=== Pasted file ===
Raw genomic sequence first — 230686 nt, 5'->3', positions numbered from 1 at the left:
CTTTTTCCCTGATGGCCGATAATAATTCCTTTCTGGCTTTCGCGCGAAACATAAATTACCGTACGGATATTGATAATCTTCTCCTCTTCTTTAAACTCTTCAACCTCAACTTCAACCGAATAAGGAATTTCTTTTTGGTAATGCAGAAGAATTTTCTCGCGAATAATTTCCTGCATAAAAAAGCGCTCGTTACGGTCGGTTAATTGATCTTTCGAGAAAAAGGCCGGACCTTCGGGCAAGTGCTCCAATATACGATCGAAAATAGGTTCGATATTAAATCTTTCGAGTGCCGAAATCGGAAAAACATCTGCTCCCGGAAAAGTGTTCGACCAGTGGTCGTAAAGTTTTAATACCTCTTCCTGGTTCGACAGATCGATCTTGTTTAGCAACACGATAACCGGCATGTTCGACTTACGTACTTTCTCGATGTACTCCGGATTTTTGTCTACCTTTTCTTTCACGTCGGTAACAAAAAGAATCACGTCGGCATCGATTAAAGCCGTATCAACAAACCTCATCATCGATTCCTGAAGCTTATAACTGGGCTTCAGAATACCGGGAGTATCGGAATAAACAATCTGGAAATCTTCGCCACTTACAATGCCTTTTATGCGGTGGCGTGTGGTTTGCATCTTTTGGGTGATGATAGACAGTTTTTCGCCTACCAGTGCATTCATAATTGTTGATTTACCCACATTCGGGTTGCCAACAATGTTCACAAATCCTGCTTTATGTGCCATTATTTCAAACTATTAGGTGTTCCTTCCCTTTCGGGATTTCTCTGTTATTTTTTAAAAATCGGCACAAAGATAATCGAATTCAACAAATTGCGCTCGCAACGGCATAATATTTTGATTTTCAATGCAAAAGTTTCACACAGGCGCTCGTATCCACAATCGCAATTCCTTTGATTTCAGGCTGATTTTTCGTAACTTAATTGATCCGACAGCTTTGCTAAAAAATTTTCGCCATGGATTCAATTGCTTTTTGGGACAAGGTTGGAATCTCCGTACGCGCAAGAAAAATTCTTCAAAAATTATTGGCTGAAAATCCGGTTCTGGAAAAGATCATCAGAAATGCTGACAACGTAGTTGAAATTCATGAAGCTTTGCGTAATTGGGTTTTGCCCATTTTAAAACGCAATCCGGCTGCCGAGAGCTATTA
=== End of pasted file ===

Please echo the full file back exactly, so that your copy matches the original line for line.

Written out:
Raw genomic sequence first — 230686 nt, 5'->3', positions numbered from 1 at the left:
CTTTTTCCCTGATGGCCGATAATAATTCCTTTCTGGCTTTCGCGCGAAACATAAATTACCGTACGGATATTGATAATCTTCTCCTCTTCTTTAAACTCTTCAACCTCAACTTCAACCGAATAAGGAATTTCTTTTTGGTAATGCAGAAGAATTTTCTCGCGAATAATTTCCTGCATAAAAAAGCGCTCGTTACGGTCGGTTAATTGATCTTTCGAGAAAAAGGCCGGACCTTCGGGCAAGTGCTCCAATATACGATCGAAAATAGGTTCGATATTAAATCTTTCGAGTGCCGAAATCGGAAAAACATCTGCTCCCGGAAAAGTGTTCGACCAGTGGTCGTAAAGTTTTAATACCTCTTCCTGGTTCGACAGATCGATCTTGTTTAGCAACACGATAACCGGCATGTTCGACTTACGTACTTTCTCGATGTACTCCGGATTTTTGTCTACCTTTTCTTTCACGTCGGTAACAAAAAGAATCACGTCGGCATCGATTAAAGCCGTATCAACAAACCTCATCATCGATTCCTGAAGCTTATAACTGGGCTTCAGAATACCGGGAGTATCGGAATAAACAATCTGGAAATCTTCGCCACTTACAATGCCTTTTATGCGGTGGCGTGTGGTTTGCATCTTTTGGGTGATGATAGACAGTTTTTCGCCTACCAGTGCATTCATAATTGTTGATTTACCCACATTCGGGTTGCCAACAATGTTCACAAATCCTGCTTTATGTGCCATTATTTCAAACTATTAGGTGTTCCTTCCCTTTCGGGATTTCTCTGTTATTTTTTAAAAATCGGCACAAAGATAATCGAATTCAACAAATTGCGCTCGCAACGGCATAATATTTTGATTTTCAATGCAAAAGTTTCACACAGGCGCTCGTATCCACAATCGCAATTCCTTTGATTTCAGGCTGATTTTTCGTAACTTAATTGATCCGACAGCTTTGCTAAAAAATTTTCGCCATGGATTCAATTGCTTTTTGGGACAAGGTTGGAATCTCCGTACGCGCAAGAAAAATTCTTCAAAAATTATTGGCTGAAAATCCGGTTCTGGAAAAGATCATCAGAAATGCTGACAACGTAGTTGAAATTCATGAAGCTTTGCGTAATTGGGTTTTGCCCATTTTAAAACGCAATCCGGCTGCCGAGAGCTATTA